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Woodrow Wilson and the Current W

The PBS 'American Experience' profile of our 28th president brings to mind a few comparisons.

January 05, 2002|HOWARD ROSENBERG | TIMES TELEVISION CRITIC

History hooks you most when exhuming the past and relating it to the present.

That happens in a new "American Experience" two-parter on Woodrow Wilson, the nation's 28th president, who in some ways brings to mind, of all fellows, George W. Bush. Having a different agenda, this documentary doesn't identify and connect these threads, but some viewers surely will.

Although both rose to the White House from governorships, outwardly the two couldn't be more unalike. Wilson was a college professor who became president of Princeton at age 46, a job fitting his cerebral exterior accentuated by ever-present steel-rimmed glasses. Bush is a homespun silk hat, a Texan and Yale alum of such modest academic distinction that political foes have seen his intellect as a fat bull's-eye.

Wilson's austere, aloof persona aside, however, we learn from this absorbing PBS work by Carl Byker that he was a deeply passionate Georgian who grew up as baseball-loving Tommy Wilson, and only in his 20s began using his middle name, Woodrow, because it sounded more distinguished. He was an idealist, we hear, but also a pragmatic politician.

Like Bush, moreover, Wilson was devoutly religious, to the extent that he saw himself as "the instrument of God." Like the current president, also, Wilson was domestic-minded when assuming office in 1913 and, says one historian here, had to "learn foreign policy by the seat of his pants."

That bell tolled for Bush Sept. 11, a daunting challenge he has risen to incisively.

For Wilson, it was World War I, which began as a European conflict in which the U.S. remained neutral, with the president having been deeply shaken by the Civil War carnage he witnessed as a young boy.

Yet pressure on the U.S. to join the English and French intensified after 128 Americans sank with the passenger ship Lusitania when it was torpedoed by a German sub in 1915. Two years later, America's doughboys were in Europe battling "the Hun."

Like the Republican Bush as well, notes narrator Linda Hunt, the Democrat Wilson faced a Senate in which the opposing party held a crucial one-vote edge. This Senate would hand Wilson a devastating defeat in rejecting his plan for a postwar international forum known as the League of Nations.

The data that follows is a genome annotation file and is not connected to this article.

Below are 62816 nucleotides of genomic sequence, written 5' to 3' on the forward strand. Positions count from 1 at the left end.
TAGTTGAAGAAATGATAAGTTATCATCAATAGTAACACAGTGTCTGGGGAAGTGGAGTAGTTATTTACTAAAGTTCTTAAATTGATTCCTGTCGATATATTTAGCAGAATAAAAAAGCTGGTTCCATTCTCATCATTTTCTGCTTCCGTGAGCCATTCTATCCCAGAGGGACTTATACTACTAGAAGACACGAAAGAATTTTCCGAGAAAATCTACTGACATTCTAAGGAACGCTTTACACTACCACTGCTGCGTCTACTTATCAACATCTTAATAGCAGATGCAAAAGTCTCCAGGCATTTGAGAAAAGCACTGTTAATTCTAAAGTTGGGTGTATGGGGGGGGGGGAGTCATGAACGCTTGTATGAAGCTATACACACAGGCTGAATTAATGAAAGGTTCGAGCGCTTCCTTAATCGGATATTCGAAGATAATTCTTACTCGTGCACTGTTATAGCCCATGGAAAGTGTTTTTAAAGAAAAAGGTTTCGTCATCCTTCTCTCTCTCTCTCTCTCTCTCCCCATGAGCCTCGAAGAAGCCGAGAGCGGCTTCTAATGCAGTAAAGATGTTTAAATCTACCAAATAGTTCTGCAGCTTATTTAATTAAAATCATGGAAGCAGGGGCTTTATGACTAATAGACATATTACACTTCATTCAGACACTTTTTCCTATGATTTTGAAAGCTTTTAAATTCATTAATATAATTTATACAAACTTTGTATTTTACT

A forerunner of the United Nations, it was a grand concept of a globe whose conflicts would be settled without war. And a badly ailing Wilson's futile whistle-stop speaking tour to rally support for it across America is captured magnificently here by old newsreel footage and seamless reenactments. As is his distress over the Versailles Peace Treaty's harsh terms, dictated by England and France, that sowed in defeated Germany seeds of discontent that would ripen that nation for takeover by Adolf Hitler and his brown-shirt bullies.

Although Wilson's presidency is given generally good marks by historians, deep ruts surface as well. Paralleling another future White House, an old affair comes back to haunt him. More significantly, we hear him criticized for suspending civil liberties during the war, and for his opposition to racial integration. Despite having two strong women as wives, moreover, he is seen here as no friend of suffragettes.

His first wife, Ellen, raised the job of first lady "to a whole new level" before her death, viewers are told. And the second, Edith, became what is termed a "shadow president" in 1919 as her husband lay paralyzed by a massive stroke for a month, and a "White House cover-up" kept the nation uninformed about his true condition.

This amazing and frightful episode never fully emerges here from its own shadow, unfortunately, even though historian John Milton Cooper calls it "the worst crisis of presidential disability in American history," with the first lady becoming a "kind of regent" who cut off access to her husband. "She was very specific that she never made a decision on her own," Cooper adds, "but we all know that whoever controls access to the president to some extent ... is the president."

In 2001, the news channels and talk radio would be all over her, making the study of Wilson from today's perspective all the more fascinating and seductive.

*

Part 1 of PBS' "American Experience," "Woodrow Wilson: A Passionate Man," airs Sunday at 9 p.m. on KCET-TV; Part 2, "Woodrow Wilson: The Redemption of the World," airs at the same time the following Sunday.

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